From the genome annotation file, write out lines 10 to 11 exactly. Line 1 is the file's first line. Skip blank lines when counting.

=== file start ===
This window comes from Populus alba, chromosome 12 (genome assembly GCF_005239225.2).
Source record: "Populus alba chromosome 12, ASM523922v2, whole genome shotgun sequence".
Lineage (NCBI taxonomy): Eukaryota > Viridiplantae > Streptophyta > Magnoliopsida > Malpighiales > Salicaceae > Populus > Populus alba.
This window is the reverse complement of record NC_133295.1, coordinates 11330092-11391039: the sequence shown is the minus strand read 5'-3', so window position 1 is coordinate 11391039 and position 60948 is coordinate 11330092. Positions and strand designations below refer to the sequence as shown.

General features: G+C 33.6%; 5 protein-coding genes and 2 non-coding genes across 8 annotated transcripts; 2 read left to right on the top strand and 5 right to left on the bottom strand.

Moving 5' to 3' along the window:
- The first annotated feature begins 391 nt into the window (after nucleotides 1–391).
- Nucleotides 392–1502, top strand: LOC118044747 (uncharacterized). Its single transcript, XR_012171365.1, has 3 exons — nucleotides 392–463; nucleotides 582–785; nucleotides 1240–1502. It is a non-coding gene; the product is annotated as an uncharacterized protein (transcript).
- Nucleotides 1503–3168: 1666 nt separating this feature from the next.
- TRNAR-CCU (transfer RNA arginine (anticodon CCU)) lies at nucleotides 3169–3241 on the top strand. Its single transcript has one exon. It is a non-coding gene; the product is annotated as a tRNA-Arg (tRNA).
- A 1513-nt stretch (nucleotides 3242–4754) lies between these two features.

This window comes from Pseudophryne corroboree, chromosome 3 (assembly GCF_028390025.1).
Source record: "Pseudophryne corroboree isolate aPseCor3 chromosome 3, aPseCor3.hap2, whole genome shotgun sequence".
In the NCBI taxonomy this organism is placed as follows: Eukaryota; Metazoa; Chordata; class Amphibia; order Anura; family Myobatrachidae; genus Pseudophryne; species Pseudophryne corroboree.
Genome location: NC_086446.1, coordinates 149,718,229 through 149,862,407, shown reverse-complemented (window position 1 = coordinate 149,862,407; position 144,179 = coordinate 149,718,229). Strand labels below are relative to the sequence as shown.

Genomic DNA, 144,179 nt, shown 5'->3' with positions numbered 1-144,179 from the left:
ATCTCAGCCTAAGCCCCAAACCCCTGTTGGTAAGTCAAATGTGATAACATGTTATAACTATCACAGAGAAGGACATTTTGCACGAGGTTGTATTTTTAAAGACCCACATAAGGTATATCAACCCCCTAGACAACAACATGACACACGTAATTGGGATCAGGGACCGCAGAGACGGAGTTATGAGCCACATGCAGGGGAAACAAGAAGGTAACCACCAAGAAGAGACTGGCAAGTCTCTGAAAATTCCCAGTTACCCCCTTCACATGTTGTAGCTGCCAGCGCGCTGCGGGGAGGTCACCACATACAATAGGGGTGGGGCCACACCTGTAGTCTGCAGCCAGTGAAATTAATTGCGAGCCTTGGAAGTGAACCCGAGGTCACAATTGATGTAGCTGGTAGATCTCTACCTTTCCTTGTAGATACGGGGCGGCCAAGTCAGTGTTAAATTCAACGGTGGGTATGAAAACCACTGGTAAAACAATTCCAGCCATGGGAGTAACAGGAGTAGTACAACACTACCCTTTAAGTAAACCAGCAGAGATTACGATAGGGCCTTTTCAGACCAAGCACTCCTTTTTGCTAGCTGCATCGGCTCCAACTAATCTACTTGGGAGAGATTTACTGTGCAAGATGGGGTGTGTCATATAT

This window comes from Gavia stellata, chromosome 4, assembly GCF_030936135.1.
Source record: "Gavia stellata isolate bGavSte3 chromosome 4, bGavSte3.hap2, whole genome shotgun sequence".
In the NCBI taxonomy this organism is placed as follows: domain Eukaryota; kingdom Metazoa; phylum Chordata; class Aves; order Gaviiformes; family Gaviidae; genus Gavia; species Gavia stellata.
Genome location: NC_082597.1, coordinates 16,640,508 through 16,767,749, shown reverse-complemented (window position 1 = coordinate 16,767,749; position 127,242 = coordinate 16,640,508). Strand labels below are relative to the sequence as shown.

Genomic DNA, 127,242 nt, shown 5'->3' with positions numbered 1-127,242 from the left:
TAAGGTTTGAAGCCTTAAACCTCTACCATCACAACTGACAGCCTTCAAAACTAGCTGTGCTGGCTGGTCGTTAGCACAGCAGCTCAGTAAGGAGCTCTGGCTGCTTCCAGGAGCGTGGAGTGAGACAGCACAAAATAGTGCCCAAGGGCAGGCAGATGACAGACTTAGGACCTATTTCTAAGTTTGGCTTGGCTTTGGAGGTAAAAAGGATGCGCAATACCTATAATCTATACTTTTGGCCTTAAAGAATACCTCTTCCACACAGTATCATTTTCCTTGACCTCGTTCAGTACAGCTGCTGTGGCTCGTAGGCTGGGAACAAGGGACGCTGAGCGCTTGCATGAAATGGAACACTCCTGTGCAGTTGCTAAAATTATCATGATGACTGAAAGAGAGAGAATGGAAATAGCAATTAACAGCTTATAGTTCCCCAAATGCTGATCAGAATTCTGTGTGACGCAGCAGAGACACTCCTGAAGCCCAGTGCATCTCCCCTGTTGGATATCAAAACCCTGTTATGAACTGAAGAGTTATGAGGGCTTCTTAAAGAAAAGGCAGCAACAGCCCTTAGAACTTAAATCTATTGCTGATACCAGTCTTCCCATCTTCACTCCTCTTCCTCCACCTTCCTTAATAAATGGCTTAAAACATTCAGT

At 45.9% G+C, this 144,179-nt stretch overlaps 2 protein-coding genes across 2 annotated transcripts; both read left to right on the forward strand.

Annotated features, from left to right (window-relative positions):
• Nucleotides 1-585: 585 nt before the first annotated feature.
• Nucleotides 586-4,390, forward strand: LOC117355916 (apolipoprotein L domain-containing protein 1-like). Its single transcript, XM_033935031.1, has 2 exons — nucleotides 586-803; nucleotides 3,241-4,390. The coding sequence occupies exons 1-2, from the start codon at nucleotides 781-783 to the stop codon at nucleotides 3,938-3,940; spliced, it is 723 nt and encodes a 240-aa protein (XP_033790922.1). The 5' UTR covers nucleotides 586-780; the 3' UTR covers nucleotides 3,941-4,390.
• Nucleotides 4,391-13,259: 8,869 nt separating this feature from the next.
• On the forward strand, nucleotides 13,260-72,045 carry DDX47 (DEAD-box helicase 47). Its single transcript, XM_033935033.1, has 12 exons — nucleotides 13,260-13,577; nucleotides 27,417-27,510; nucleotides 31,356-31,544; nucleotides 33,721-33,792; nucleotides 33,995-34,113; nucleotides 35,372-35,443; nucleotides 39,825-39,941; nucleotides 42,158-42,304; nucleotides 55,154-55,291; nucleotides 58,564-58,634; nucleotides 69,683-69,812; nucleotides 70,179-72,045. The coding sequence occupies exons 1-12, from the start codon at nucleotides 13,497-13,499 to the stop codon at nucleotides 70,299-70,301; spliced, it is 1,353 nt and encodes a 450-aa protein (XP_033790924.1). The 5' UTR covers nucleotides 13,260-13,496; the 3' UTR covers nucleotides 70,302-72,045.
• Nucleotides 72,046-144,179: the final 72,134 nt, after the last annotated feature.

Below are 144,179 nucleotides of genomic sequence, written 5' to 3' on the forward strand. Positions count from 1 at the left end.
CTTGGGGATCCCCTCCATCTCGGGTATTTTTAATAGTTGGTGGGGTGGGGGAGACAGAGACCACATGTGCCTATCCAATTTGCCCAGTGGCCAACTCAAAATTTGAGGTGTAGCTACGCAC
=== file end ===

- TRNAR-CCU (transfer RNA arginine (anticodon CCU)) lies at nucleotides 3169–3241 on the top strand. Its single transcript has one exon. It is a non-coding gene; the product is annotated as a tRNA-Arg (tRNA).
- A 1513-nt stretch (nucleotides 3242–4754) lies between these two features.